How to mitigate the impact of cruise tourism?

LOCATIONS unveils its solutions in Málaga. The results of the three-year Interreg MED LOCATIONS project were presented: dedicated plans, technical measures and educational webinars to improve the mobility of cruise destinations and limit environmental impacts.

The results of the three-year Interreg MED LOCATIONS project were presented in Málaga: plans, technical measures and educational webinars to improve the mobility of cruise destinations and limit environmental impacts.

Over the past ten years, cruise tourism has taken off, going from 17.8 million passengers in 2009 to an estimated 30 million tourists around the globe this year. Cruisers usually set off in pursuit of an experience made of knowledge, culture, wellbeing, with a marked preference for family holidays.

Mediterranean ports can now enjoy the economic benefits of this trend, but they have also started to feel the pressure of this global movement. If not well-managed, it runs the risk of affecting the environment, mobility and cultural heritage of cruise destinations, with a significant impact on local communities as well.

On 19th September in Málaga, Spain an event was held to present the results of the Interreg MED LOCATIONS project funded by the European Regional Development Fund, which has worked on the subject for three years, looking for solutions that are easily repeatable across all the Mediterranean ports.

To understand the impacts on urban mobility generated by the arrival, transit and departure of cruise ships, the seven cities participating in LOCATIONS – Trieste, Ravenna, Lisbon, Málaga, Durres, Rijeka and Zadar – have developed specific mobility measures designed for passengers and ship crews alike, to be integrated in their Sustainable Urban Mobility Plans (SUMPs).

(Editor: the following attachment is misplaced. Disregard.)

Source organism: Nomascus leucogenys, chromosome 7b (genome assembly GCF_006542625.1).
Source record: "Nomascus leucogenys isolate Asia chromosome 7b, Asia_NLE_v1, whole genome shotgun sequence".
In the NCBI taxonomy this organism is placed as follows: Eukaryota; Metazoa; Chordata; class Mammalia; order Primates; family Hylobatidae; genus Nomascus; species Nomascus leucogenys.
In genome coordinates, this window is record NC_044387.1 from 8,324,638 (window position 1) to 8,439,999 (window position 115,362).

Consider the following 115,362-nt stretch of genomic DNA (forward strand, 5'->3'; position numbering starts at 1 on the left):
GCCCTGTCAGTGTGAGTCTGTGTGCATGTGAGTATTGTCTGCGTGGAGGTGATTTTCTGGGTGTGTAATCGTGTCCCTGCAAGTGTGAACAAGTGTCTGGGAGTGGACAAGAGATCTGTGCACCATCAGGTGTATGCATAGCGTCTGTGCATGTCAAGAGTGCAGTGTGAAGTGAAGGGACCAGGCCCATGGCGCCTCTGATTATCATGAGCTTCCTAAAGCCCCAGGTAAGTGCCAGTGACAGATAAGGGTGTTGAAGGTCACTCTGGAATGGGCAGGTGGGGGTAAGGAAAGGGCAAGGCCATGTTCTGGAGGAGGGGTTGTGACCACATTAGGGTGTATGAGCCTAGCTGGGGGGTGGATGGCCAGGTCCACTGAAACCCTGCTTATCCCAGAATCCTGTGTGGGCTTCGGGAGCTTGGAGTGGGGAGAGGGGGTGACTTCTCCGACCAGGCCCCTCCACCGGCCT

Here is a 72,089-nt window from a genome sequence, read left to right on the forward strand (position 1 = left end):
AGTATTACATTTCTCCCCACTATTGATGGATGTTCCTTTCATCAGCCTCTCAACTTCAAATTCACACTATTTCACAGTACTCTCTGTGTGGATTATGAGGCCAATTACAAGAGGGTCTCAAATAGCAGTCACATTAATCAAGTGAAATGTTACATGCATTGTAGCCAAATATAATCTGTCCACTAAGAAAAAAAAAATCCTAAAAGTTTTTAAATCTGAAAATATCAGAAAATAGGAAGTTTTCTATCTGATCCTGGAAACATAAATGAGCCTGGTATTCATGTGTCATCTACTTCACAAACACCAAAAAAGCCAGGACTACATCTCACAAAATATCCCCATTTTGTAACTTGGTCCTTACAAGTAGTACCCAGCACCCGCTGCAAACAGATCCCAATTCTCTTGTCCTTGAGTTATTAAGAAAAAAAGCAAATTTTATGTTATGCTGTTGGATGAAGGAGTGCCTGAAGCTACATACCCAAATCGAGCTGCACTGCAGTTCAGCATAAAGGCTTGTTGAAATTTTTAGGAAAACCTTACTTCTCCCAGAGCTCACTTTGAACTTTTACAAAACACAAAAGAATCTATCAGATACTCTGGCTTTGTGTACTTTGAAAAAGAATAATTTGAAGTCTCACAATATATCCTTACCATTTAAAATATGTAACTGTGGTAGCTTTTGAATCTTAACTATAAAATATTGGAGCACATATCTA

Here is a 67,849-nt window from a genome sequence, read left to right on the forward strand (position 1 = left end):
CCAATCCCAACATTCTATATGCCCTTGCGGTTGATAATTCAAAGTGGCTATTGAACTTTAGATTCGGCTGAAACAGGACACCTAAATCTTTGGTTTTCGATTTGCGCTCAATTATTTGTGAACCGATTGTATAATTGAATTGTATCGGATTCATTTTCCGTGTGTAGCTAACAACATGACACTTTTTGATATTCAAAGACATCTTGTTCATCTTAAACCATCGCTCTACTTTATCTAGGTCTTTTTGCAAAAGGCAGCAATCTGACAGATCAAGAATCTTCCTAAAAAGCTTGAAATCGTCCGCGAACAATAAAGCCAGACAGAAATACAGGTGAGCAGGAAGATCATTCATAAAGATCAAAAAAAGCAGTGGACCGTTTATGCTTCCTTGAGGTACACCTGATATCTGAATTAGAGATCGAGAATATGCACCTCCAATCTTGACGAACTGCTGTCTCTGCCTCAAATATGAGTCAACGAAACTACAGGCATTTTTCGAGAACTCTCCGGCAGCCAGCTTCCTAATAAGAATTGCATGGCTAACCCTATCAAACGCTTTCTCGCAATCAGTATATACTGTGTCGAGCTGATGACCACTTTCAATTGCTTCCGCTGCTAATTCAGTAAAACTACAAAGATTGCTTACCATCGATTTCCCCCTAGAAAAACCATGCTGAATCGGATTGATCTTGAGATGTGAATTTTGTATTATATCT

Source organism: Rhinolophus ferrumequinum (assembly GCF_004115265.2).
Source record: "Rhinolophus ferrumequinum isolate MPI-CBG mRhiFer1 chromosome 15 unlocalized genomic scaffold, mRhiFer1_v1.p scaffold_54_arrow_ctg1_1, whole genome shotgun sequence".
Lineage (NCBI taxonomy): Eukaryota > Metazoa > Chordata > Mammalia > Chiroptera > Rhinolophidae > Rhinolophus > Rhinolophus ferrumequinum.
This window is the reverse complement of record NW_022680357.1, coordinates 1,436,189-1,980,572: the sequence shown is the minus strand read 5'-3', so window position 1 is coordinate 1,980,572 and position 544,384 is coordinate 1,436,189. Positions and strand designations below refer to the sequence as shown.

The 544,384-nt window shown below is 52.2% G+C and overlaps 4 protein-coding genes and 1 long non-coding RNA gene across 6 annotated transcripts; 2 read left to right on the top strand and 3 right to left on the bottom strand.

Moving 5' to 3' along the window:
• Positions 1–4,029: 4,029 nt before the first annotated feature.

Final goal: mitigating such impacts on traffic and environment.


The work carried out by the officials of the municipalities and port authorities as well as the experts from the seven cities was underpinned by the idea that improving the mobility of tourists implies improving the mobility of citizens as well, at the same time producing an improvement in the reputation of a city, without affecting its authenticity and liveability, which are assets the Mediterranean cities are well-known for.

LOCATIONS will leave behind a legacy which includes other solutions as well:

  • 7 Low Carbon Transport Plans
  • the involvement of further 11 Mediterranean ports, the so-called “replicators”: Igoumenitsa and Thessaloniki (Greece), Koper (Slovenia), Limassol (Cyprus), Sète (France), Valletta (Malta), Cádiz (Spain), Dubrovnik (Croatia), Leghorn (Italy), Portimão (Portugal) and Sarande (Albania), which have already been developing their own tourist mobility plans;
  • a series of technical educational webinars;
  • a package of 14 measures (electric mobility, shared mobility, green excursions, bike-sharing…) which can be downloaded from the web, from which new cities can draw inspiration.
  • In addition, an open network of institutions and subjects from all these cities shall soon be established to keep attention high on this themeWith the awareness that every effort made to reduce polluting emissions will allow the Mediterranean to preserve its value and authenticity over the years.